If total income from Indian sources is more than 15 Lakh during the previous year 2020-21

    Previous year
    Case-I
    (in days)
    Case-II
    (in days)
    Case III
    (in days)
    Case IV
    (in days)
    Case V
    (in days)
    2020-21
    190
    135
    110
    125
    110
    Last 4 Previous Years
    2019-20
    0
    0
    0
    0
    30
    2018-19
    160
    160
    160
    160
    130
    2017-18
    150
    150
    150
    150
    110
    2016-17
    60
    60
    60
    0
    41
    Total
    370
    370
    370
    310
    311
    Residential Status
    Resident in PY 2020-21
    RNOR in PY 2020-21
    Non-Resident in PY 2020-21
    Non-Resident in PY 2020-21
    Non-Resident in PY 2020-21
    Reasoning- Case-I: Since his stay in India exceeds 182 days, he becomes a resident. Refer Condition of section 6(1)(a), no need to check for section 6(1)(b). [This is subject to satisfaction of anyone condition of section 6(6)(a), then he will be RNOR.] Case-II: Since his stay in India in PY 2020-21 is more than 120 days but less than182 days and in the last 4 previous years exceeds 365 days, he satisfies both the conditions of section 6(1)(b). Since in this case, total income is more than 15 Lakh, by virtue of provisions of section 6(6)(c), he will become ‘not ordinary resident’ or RNOR. Case-III: Even though his stay in the last four years exceeds 365 days but his stay during 2020-21 is less than 120 days and hence both conditions of section 6(1)(b) failed to satisfy. Case-IV: Even though his stay in PY 2020-21 exceeds 120 days (120 days has relevance since total income exceeds Rs. 15 Lakh) but his stay during the last four years does not exceed 365 days and hence both conditions of section 6(1)(b) failed to satisfy. Case-V: Neither condition of section 6(1)(a) nor conditions of section 6(1)(b) satisfied. In cases III, IV and V, Mr. Rakesh will not lose his non-resident status but in the first cases, he will become a resident in India. Due to the amendment in section 6(1), he will become RNOR in case-II.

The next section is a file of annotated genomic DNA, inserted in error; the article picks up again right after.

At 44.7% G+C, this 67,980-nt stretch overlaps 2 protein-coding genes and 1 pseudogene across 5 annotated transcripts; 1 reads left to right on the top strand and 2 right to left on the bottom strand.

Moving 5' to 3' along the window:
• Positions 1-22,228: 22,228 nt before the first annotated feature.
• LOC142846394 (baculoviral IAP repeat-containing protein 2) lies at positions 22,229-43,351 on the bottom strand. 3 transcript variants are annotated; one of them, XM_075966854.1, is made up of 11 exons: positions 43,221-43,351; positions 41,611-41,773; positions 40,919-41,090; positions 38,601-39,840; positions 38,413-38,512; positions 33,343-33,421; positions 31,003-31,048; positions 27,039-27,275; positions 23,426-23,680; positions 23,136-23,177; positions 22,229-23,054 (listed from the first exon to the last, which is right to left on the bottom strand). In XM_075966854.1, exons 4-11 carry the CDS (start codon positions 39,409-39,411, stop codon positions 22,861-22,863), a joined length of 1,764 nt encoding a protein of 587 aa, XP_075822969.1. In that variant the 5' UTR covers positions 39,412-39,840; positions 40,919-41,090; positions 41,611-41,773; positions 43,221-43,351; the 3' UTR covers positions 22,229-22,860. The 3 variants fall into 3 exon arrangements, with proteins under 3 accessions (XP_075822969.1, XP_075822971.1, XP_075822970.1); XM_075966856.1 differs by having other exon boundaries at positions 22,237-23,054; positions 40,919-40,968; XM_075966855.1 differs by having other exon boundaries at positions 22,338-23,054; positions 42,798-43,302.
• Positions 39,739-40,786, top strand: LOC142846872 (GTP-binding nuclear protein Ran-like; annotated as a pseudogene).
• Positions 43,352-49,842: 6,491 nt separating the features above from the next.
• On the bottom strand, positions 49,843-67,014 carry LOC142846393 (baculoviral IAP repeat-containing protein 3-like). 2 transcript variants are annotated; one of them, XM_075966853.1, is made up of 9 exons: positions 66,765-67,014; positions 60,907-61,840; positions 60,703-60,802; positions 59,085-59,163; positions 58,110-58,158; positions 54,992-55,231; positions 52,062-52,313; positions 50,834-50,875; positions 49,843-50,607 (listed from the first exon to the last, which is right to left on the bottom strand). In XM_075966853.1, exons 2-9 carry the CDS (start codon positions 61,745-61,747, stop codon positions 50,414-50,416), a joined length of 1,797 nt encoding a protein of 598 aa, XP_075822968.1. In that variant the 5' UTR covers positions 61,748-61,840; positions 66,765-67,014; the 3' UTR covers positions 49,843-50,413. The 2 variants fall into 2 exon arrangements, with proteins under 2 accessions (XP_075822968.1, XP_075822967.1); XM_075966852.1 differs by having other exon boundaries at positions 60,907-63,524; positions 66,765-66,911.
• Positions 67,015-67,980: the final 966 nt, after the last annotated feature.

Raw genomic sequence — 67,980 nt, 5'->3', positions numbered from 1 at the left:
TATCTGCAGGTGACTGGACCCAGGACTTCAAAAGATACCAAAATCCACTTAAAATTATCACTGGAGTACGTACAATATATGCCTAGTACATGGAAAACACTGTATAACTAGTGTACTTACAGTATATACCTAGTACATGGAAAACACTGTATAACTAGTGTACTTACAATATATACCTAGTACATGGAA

What if his total income from Indian sources exceeds Rs. 15 Lakh and his stay also exceed 119 days but does not exceed 182 days.

    Such an Individual will be considered as ‘resident but not ordinary resident’ in India for the relevant previous year. This is due to a corresponding amendment in section 6(6) which expressly provides that a citizen of India, or a person of Indian origin, having a total income, other than the income from foreign sources, exceeding Rs. 15 Lakh during the previous year, as referred to in clause (b) of Explanation 1 to clause (1), who has been in India for a period or periods amounting in all to 120 days or more but less than 182 days is said to be "not ordinarily resident" in India. 
    This is covered in detail in division Amendment 3 below.

    For this purpose, a new clause (c) is added in section 6(6) to provide as follows-

    (c) a citizen of India, or a person of Indian origin, having total income, other than the income from foreign sources, exceeding fifteen lakh rupees during the previous year, as referred to in clause (b) of Explanation 1 to clause (1), who has been in India for a period or periods amounting in all to one hundred and twenty days or more but less than one hundred and eighty-two days; or

    Hence, such Indian citizen stays for, say, 170 days in India in a previous year, then he will not become a ‘resident’ but will be ‘resident but not ordinary resident’ in India for that previous year.